However, with the minimum wage now at $14.25/hr, it is important to also acknowledge the industries that have a high proportion of workers in the next lowest wage brackets. Just over 30% of workers in manufacturing and administrative and support services earn below $16.50/hr.  Furthermore, over 40% of workers in these industries earn at or below $18.40/hr. The transport, postal, and warehousing sector has a slightly lower proportion of workers in the sub-$16.50 wage bracket, but still has more than 40% of workers earning below $18.40/hr.

Research from the Department of Labour suggests that employers will not only have to lift wages for minimum wage employees, but will also be under pressure to hike wages for employees earning above the minimum wage.  This pressure comes from maintaining incentives for employees with more skills and training to remain within the business, but also to encourage employees to upskill and improve.  Relative pay scales are an important motivating device in many organisations.  As a result, a lift in the minimum wage will not only affect industries with a high proportion of minimum wage earners, but also those that base their wage scale on the minimum wage. 

The minimum wage trinity in action

Higher minimum wages often result in some combination of the below responses.

  • Firms absorb the increased costs by accepting lower profits.  The lower profits lead directly to lower investment in capital (as return on capital is reduced).
  • Firms cut output to restore profit margins by reducing the most costly inputs.  As it is the relative price of labour that has gone up, they are most likely to cut employment.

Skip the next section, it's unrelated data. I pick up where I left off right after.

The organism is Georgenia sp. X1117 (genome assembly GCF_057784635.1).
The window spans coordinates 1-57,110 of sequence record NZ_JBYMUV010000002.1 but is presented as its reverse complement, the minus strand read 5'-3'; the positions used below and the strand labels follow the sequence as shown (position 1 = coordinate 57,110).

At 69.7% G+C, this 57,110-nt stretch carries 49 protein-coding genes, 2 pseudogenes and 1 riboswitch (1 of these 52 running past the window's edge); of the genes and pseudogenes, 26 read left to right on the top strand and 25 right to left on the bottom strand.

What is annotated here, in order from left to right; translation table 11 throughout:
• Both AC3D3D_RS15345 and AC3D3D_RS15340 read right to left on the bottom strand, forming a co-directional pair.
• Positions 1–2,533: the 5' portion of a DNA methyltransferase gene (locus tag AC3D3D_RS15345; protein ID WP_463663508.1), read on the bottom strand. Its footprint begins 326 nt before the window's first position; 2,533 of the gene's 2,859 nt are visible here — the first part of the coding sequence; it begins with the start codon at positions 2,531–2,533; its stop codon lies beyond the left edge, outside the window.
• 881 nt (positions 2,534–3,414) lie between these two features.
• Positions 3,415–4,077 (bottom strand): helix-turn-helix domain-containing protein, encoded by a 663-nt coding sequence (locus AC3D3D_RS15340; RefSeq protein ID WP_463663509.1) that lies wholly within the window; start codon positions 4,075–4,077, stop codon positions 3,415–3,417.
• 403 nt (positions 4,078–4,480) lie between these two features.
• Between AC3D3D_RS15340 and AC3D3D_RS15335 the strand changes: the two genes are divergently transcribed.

• Firms pass on the higher wage cost to customers through increased prices.

Once the fifth Labour government came into power, it ensured that the minimum wage increased slightly more quickly than average wages.  With the economy running hot, and domestic demand elevated, it is likely that the effect on employment was minimal.  However, to date there has been no research examining whether the higher minimum wage was paid out of firms’ profits, or whether it helped to drive the strong non-tradable price growth that was associated with the mid-2000s.

Before leaving office the Labour government implemented a sizable increase in the minimum wage – an increase that has put New Zealand’s minimum-to-average wage ratio at the highest level in the OECD.  Since National has been in power, it has maintained this minimum-to-average wage ratio.

As we mention in What is going on with the labour market recovery?, employment as a share of total employment in the retail (including accommodation and food services) and manufacturing sectors has fallen significantly from before the Global Financial Crisis.  It is possible that the high level of the minimum wage is one of the causes of New Zealand’s prolonged higher unemployment rates post-recession, and may be having real disemployment effects.

Graph 5.2

Industry employment effects

The three industries most affected by minimum wage hikes (accommodation and food, retail and wholesale trade, and healthcare and social services) accounted for 31% of employment in New Zealand in the June 2014 year.  Applying the proportion of those employed in the $13.75-$15.00/hr wage bracket shows that around 260,000 people across these three industries alone are directly affected by wage increases.

It is important to note here that healthcare and social assistance providers are largely publicly owned.  As a result, the trinity of trade-offs only loosely applies when minimum wages are increased – the government can just offset higher wage expenses with more tax revenue.

Graph 5.3

The Warehouse case study

Both qualitative and quantitative analysis suggests that firms tend to absorb the increase in cost of small to moderate minimum wage hikes in the short-term, before building it into price increases over the next year.  If the wage increases are more significant, businesses reduce employment hours and casualise more of their workforce as well. 

These responses are most stark in the case of The Warehouse which, as a component of the wholesale and retail sector, has an estimated 38% of employees earning at or just above the minimum wage.  From 2005-2008, minimum wages rose 14%, while the share of revenue spent on wages and salaries remained unchanged. The increases in minimum wages during this time were moderate (25-50c a time), and therefore much easier for the company to compensate with price increases over the following year.